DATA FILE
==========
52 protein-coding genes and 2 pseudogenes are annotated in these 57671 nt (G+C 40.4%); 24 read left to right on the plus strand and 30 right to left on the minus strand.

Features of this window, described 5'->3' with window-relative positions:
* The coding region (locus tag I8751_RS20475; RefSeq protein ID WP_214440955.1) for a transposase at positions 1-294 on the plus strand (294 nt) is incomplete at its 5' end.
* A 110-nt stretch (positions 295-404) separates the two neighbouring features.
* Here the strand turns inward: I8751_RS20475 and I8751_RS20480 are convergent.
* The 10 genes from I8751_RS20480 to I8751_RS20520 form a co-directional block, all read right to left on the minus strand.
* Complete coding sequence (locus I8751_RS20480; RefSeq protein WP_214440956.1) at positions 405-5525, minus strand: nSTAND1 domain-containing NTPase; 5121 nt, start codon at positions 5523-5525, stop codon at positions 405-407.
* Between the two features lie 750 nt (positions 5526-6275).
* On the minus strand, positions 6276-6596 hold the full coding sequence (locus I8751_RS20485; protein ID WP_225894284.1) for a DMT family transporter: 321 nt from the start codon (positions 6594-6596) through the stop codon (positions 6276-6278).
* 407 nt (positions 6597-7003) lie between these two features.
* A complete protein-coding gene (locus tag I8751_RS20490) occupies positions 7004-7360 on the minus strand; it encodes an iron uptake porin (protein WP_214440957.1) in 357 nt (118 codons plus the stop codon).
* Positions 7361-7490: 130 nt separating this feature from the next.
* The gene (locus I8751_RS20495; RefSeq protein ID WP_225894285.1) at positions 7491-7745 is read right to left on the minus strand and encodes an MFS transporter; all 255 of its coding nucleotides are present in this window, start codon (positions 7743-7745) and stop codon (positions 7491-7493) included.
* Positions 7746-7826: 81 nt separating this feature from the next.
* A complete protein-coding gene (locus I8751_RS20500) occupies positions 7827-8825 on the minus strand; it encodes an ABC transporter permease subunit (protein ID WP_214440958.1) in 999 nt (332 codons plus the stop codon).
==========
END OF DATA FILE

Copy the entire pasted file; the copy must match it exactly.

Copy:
52 protein-coding genes and 2 pseudogenes are annotated in these 57671 nt (G+C 40.4%); 24 read left to right on the plus strand and 30 right to left on the minus strand.

Features of this window, described 5'->3' with window-relative positions:
* The coding region (locus tag I8751_RS20475; RefSeq protein ID WP_214440955.1) for a transposase at positions 1-294 on the plus strand (294 nt) is incomplete at its 5' end.
* A 110-nt stretch (positions 295-404) separates the two neighbouring features.
* Here the strand turns inward: I8751_RS20475 and I8751_RS20480 are convergent.
* The 10 genes from I8751_RS20480 to I8751_RS20520 form a co-directional block, all read right to left on the minus strand.
* Complete coding sequence (locus I8751_RS20480; RefSeq protein WP_214440956.1) at positions 405-5525, minus strand: nSTAND1 domain-containing NTPase; 5121 nt, start codon at positions 5523-5525, stop codon at positions 405-407.
* Between the two features lie 750 nt (positions 5526-6275).
* On the minus strand, positions 6276-6596 hold the full coding sequence (locus I8751_RS20485; protein ID WP_225894284.1) for a DMT family transporter: 321 nt from the start codon (positions 6594-6596) through the stop codon (positions 6276-6278).
* 407 nt (positions 6597-7003) lie between these two features.
* A complete protein-coding gene (locus tag I8751_RS20490) occupies positions 7004-7360 on the minus strand; it encodes an iron uptake porin (protein WP_214440957.1) in 357 nt (118 codons plus the stop codon).
* Positions 7361-7490: 130 nt separating this feature from the next.
* The gene (locus I8751_RS20495; RefSeq protein ID WP_225894285.1) at positions 7491-7745 is read right to left on the minus strand and encodes an MFS transporter; all 255 of its coding nucleotides are present in this window, start codon (positions 7743-7745) and stop codon (positions 7491-7493) included.
* Positions 7746-7826: 81 nt separating this feature from the next.
* A complete protein-coding gene (locus I8751_RS20500) occupies positions 7827-8825 on the minus strand; it encodes an ABC transporter permease subunit (protein ID WP_214440958.1) in 999 nt (332 codons plus the stop codon).